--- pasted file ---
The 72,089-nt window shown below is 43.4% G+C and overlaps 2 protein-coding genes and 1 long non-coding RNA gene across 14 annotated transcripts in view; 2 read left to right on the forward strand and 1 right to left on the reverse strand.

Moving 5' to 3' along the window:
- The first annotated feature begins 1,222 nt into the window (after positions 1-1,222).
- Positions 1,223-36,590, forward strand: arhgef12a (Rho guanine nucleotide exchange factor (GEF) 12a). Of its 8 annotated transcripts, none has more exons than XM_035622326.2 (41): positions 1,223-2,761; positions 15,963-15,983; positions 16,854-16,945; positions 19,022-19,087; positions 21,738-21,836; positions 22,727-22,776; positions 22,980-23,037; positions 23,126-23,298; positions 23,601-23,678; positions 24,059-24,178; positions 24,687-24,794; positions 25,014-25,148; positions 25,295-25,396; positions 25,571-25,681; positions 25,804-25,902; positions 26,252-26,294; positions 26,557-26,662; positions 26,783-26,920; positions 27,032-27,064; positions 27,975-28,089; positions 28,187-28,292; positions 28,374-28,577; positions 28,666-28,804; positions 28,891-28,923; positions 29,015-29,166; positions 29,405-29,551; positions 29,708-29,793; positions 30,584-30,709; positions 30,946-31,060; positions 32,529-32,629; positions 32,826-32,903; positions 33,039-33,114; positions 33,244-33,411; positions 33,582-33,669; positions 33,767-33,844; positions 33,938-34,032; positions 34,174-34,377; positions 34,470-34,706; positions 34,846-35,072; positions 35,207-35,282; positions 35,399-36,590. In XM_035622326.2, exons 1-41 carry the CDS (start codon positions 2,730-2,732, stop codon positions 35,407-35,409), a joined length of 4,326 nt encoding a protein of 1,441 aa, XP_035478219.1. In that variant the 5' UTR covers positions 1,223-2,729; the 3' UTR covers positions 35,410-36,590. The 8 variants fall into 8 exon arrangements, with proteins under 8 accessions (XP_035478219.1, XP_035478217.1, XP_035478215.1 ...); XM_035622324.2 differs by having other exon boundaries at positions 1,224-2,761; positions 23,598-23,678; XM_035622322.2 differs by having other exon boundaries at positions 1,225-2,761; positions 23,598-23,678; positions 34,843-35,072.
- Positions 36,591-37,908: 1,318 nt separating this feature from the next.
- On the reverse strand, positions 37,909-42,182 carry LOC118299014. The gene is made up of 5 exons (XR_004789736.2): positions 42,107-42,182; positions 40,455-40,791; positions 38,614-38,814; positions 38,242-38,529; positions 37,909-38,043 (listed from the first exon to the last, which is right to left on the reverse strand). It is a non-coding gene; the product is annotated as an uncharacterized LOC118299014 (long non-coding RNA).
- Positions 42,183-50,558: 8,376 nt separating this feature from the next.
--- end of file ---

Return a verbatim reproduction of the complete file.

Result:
The 72,089-nt window shown below is 43.4% G+C and overlaps 2 protein-coding genes and 1 long non-coding RNA gene across 14 annotated transcripts in view; 2 read left to right on the forward strand and 1 right to left on the reverse strand.

Moving 5' to 3' along the window:
- The first annotated feature begins 1,222 nt into the window (after positions 1-1,222).
- Positions 1,223-36,590, forward strand: arhgef12a (Rho guanine nucleotide exchange factor (GEF) 12a). Of its 8 annotated transcripts, none has more exons than XM_035622326.2 (41): positions 1,223-2,761; positions 15,963-15,983; positions 16,854-16,945; positions 19,022-19,087; positions 21,738-21,836; positions 22,727-22,776; positions 22,980-23,037; positions 23,126-23,298; positions 23,601-23,678; positions 24,059-24,178; positions 24,687-24,794; positions 25,014-25,148; positions 25,295-25,396; positions 25,571-25,681; positions 25,804-25,902; positions 26,252-26,294; positions 26,557-26,662; positions 26,783-26,920; positions 27,032-27,064; positions 27,975-28,089; positions 28,187-28,292; positions 28,374-28,577; positions 28,666-28,804; positions 28,891-28,923; positions 29,015-29,166; positions 29,405-29,551; positions 29,708-29,793; positions 30,584-30,709; positions 30,946-31,060; positions 32,529-32,629; positions 32,826-32,903; positions 33,039-33,114; positions 33,244-33,411; positions 33,582-33,669; positions 33,767-33,844; positions 33,938-34,032; positions 34,174-34,377; positions 34,470-34,706; positions 34,846-35,072; positions 35,207-35,282; positions 35,399-36,590. In XM_035622326.2, exons 1-41 carry the CDS (start codon positions 2,730-2,732, stop codon positions 35,407-35,409), a joined length of 4,326 nt encoding a protein of 1,441 aa, XP_035478219.1. In that variant the 5' UTR covers positions 1,223-2,729; the 3' UTR covers positions 35,410-36,590. The 8 variants fall into 8 exon arrangements, with proteins under 8 accessions (XP_035478219.1, XP_035478217.1, XP_035478215.1 ...); XM_035622324.2 differs by having other exon boundaries at positions 1,224-2,761; positions 23,598-23,678; XM_035622322.2 differs by having other exon boundaries at positions 1,225-2,761; positions 23,598-23,678; positions 34,843-35,072.
- Positions 36,591-37,908: 1,318 nt separating this feature from the next.
- On the reverse strand, positions 37,909-42,182 carry LOC118299014. The gene is made up of 5 exons (XR_004789736.2): positions 42,107-42,182; positions 40,455-40,791; positions 38,614-38,814; positions 38,242-38,529; positions 37,909-38,043 (listed from the first exon to the last, which is right to left on the reverse strand). It is a non-coding gene; the product is annotated as an uncharacterized LOC118299014 (long non-coding RNA).
- Positions 42,183-50,558: 8,376 nt separating this feature from the next.